In today’s hyper-competitive marketplace, companies can really benefit from unique branding as a way to stand out from competition; especially since 50% fail in the first year and 8 out of 10 entrepreneurs don’t make it past 18 months.
Businesses, now more than ever, need to be smarter about branding. Branding has the power to elevate a product or company, but it also has the ability (if not done right) to confuse the public and leave you blending in with the crowd.
Here are three essential do’s and don’ts of branding that will help you connect with consumers and increase your chance of standing out among competition.
1. Don’t underestimate the power of a strong brand
The biggest mistake I see business owners make is that they don’t pay enough attention to their brand. This is typically because the definition of “brand” is misunderstood. Brands are not simply names, logos, or websites. Brands are valuable business assets, and these assets need investment, expertise, and constant attention. A brand is your relationship with your customer. If you keep it healthy, it will help you build loyalty.
Strong brands also have tangible business benefits. They allow you to charge a premium, get customers to ask for you by name, increase trial of new products and services, and inspire word-of-mouth marketing. Strong brands can also provide more slack in terms of forgiveness when you mess up. And let’s face it, all brands—even Apple— make mistakes from time to time.
If you find yourself constantly trying to improve your brand by re-doing your website or wasting lots of hours making little changes to your copy, chances are you haven’t done the more fundamental work of defining your Twist or what you offer that’s powerful and unique.
2. Do use your brand as a filter for key business decisions
Once you’ve defined your unique brand promise—or, what I like to call Twist—your brand can serve as a great framework and filter for all the thousands of decisions that businesses need to make on a daily basis. Some of these decisions include: what new products and services are we going to offer, what will we charge customers, how can we effectively use social media to drive our mission, and how can we best present ourselves at meetings. Strong brands can help you make these important decisions quicker and with more confidence. And strong brands bring their Twist to life at every single brand touch-point. Starbucks doesn’t just say it’s about community—and not just coffee—it proves it. Enter a Starbucks and you can feel the Twist brought to life. From the green-aproned baristas, the specific “Tall, Venti, and Grande” sizes, to the free Wi-Fi and comfortable leather chairs. Right away, you can feel that you are in not in an average coffee shop.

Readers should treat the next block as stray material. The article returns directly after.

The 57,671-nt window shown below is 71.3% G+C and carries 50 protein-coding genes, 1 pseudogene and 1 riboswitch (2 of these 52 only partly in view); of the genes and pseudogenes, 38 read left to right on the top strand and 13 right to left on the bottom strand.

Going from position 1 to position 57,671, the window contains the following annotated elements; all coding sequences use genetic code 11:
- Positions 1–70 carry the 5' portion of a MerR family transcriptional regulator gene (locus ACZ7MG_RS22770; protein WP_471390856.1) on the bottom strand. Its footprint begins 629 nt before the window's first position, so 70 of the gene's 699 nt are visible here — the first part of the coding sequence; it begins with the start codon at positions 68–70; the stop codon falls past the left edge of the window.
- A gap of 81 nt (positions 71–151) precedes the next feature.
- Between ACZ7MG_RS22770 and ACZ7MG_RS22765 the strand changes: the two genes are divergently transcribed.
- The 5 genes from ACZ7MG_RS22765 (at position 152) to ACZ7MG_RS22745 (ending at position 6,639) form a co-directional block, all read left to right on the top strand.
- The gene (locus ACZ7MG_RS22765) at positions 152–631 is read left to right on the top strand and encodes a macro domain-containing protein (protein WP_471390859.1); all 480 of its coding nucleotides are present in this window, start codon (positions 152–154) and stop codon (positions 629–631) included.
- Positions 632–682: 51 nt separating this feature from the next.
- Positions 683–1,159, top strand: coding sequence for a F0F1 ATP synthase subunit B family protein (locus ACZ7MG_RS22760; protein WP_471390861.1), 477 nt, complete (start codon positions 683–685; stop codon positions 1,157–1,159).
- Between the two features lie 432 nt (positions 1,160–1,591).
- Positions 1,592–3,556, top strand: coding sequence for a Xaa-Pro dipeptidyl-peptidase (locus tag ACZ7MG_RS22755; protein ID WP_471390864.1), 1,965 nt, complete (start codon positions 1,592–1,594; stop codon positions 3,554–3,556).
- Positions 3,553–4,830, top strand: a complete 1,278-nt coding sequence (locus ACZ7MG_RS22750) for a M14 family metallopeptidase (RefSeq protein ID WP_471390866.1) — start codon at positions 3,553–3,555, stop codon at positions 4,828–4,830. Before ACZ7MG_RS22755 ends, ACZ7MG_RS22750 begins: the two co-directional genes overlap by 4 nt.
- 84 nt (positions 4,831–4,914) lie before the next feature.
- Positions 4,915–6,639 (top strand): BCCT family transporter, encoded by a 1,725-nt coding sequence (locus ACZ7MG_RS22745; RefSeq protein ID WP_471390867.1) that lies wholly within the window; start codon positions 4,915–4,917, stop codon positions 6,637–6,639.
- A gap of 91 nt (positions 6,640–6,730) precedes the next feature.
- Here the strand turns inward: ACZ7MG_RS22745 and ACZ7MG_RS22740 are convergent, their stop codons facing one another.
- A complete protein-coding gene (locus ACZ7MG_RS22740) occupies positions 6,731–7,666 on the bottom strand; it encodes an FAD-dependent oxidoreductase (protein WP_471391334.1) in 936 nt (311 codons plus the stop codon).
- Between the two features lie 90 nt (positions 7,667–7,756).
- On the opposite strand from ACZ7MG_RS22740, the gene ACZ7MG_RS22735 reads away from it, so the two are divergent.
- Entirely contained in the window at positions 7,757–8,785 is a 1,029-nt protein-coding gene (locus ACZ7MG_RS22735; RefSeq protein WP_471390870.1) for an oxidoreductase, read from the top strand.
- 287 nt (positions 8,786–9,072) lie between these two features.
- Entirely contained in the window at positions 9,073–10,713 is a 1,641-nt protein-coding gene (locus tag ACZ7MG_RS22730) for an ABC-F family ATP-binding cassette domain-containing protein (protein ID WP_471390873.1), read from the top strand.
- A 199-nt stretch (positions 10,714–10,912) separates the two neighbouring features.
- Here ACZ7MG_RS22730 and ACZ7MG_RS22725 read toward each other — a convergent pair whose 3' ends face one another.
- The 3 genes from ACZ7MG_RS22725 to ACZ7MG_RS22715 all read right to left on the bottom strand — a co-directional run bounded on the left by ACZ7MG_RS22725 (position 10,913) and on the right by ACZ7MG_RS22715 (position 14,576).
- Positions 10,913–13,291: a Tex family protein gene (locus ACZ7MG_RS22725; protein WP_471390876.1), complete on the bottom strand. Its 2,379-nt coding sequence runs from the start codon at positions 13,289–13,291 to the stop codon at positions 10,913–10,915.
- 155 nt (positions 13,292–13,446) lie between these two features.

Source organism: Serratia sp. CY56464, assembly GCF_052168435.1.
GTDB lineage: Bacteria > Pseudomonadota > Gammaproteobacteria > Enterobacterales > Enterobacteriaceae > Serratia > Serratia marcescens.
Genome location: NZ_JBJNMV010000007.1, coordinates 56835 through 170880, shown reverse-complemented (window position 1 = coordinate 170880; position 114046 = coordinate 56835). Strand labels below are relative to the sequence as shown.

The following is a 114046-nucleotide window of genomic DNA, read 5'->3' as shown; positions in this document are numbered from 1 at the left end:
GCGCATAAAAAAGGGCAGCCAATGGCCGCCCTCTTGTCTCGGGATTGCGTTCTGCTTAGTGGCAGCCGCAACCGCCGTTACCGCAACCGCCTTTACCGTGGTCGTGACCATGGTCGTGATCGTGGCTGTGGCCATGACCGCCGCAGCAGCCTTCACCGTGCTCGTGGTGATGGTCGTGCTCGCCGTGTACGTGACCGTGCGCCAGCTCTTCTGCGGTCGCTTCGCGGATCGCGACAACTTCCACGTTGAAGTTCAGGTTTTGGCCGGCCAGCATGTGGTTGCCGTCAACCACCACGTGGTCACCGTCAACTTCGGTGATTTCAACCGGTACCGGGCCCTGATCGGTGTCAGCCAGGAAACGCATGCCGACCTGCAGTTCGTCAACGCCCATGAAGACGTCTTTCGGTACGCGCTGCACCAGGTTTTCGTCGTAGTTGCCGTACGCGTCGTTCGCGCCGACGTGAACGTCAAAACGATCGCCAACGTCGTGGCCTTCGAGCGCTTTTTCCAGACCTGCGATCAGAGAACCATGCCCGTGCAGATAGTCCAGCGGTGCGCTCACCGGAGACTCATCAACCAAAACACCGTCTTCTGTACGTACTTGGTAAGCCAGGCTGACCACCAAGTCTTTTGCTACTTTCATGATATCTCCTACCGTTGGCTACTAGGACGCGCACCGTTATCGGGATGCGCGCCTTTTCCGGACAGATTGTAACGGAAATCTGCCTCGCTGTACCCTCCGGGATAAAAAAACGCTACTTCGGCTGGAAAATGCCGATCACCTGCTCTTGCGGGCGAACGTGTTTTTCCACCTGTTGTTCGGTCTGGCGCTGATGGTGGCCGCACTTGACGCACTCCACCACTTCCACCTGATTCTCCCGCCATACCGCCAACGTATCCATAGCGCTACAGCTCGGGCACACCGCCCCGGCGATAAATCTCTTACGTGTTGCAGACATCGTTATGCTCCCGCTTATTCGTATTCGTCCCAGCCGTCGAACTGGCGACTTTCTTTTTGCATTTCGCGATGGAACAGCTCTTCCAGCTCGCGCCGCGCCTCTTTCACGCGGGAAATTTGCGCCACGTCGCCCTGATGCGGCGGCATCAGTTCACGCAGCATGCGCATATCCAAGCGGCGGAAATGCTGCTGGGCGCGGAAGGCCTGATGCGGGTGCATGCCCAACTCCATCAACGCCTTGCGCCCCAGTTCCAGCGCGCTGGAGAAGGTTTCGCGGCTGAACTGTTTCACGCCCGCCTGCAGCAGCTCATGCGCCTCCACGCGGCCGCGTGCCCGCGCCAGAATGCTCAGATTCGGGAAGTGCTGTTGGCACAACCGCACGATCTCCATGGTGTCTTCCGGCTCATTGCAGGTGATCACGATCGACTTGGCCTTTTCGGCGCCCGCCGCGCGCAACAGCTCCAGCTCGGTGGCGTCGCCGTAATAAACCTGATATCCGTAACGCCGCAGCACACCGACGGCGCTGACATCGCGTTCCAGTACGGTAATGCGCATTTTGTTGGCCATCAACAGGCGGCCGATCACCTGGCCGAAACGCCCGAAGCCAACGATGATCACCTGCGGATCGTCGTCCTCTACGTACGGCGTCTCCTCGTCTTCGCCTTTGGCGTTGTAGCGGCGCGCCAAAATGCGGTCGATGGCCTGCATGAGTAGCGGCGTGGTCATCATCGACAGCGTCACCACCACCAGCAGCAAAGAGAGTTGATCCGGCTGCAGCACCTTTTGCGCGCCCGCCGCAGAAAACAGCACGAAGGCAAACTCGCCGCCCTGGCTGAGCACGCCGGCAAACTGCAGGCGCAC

3. Do take off your brand blinders
As a small business owner or entrepreneur, you are more than likely walking around with “brand blinders” on. This is when you spend so much time following the branding and marketing rules of your category that you end up completely blending in. Look at the marketing of your nearest competitors. Is there anything that you really admire or really stands out? Chances are no. In fact, if you printed out the home pages of five brands in your competitive set and crossed out all of the logos, would you be able to tell who is who? If you looked at all these printouts would most of the imagery look the same? Is there a predominant color that everyone is using? Are the key messages identical? If so, then you need to step away and take off your brand blinders.
Let me give you an example. Close your eyes and think about any bank you know. Think about their logo. What color is it? Chances are strong that it is predominately blue and red. (Citibank, Bank of America, HSBC and Chase all follow this rule.) Then imagine there was a section on the website talking about saving for retirement. Close your eyes again. What’s the image you see? When I ask this question in my Brand School workshops, everyone immediately blurts out the same image: “Stylish couple in their 60s who are fit, dressed in white, and usually walking barefoot on a beach. They have short gray hair and piercing blue eyes that look off into the sunset with longing. They appear to have confidence in their financial future.”
Try this again using websites for health coaches. There will probably be lots of logos with sunrays, waves, or overlapping concentric circles, plus women in yoga poses and rocks piled up on top of one another.
Why is fitting in a problem? As a business owner your potential customer is not just living in a world where your brand exists. As consumers we are overwhelmed with choices — Belch & Belch estimates that we see 1,500-4,000 ads a day, but remember only 76 — so standing out becomes critical.
Julie Cottineau is founder and CEO of BrandTwist, a brand consultancy, and creator of Brand School Online, a premier learning program that teaches small business owners, entrepreneurs and non-profits how to create more distinctive, more powerful and more profitable brands that break-through in crowded markets. She is the author of the best-selling book Twist: How Fresh Perspectives Build Breakthrough Brands.
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